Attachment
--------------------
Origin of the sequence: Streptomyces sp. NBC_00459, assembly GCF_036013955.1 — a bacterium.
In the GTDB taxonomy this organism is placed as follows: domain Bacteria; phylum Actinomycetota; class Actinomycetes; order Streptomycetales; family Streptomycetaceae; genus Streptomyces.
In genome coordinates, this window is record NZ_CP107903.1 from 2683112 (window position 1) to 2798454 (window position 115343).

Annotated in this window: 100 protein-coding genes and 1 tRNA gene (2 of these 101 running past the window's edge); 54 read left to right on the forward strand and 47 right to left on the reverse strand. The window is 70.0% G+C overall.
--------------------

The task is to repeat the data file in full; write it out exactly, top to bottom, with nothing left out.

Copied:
Origin of the sequence: Streptomyces sp. NBC_00459, assembly GCF_036013955.1 — a bacterium.
In the GTDB taxonomy this organism is placed as follows: domain Bacteria; phylum Actinomycetota; class Actinomycetes; order Streptomycetales; family Streptomycetaceae; genus Streptomyces.
In genome coordinates, this window is record NZ_CP107903.1 from 2683112 (window position 1) to 2798454 (window position 115343).

Annotated in this window: 100 protein-coding genes and 1 tRNA gene (2 of these 101 running past the window's edge); 54 read left to right on the forward strand and 47 right to left on the reverse strand. The window is 70.0% G+C overall.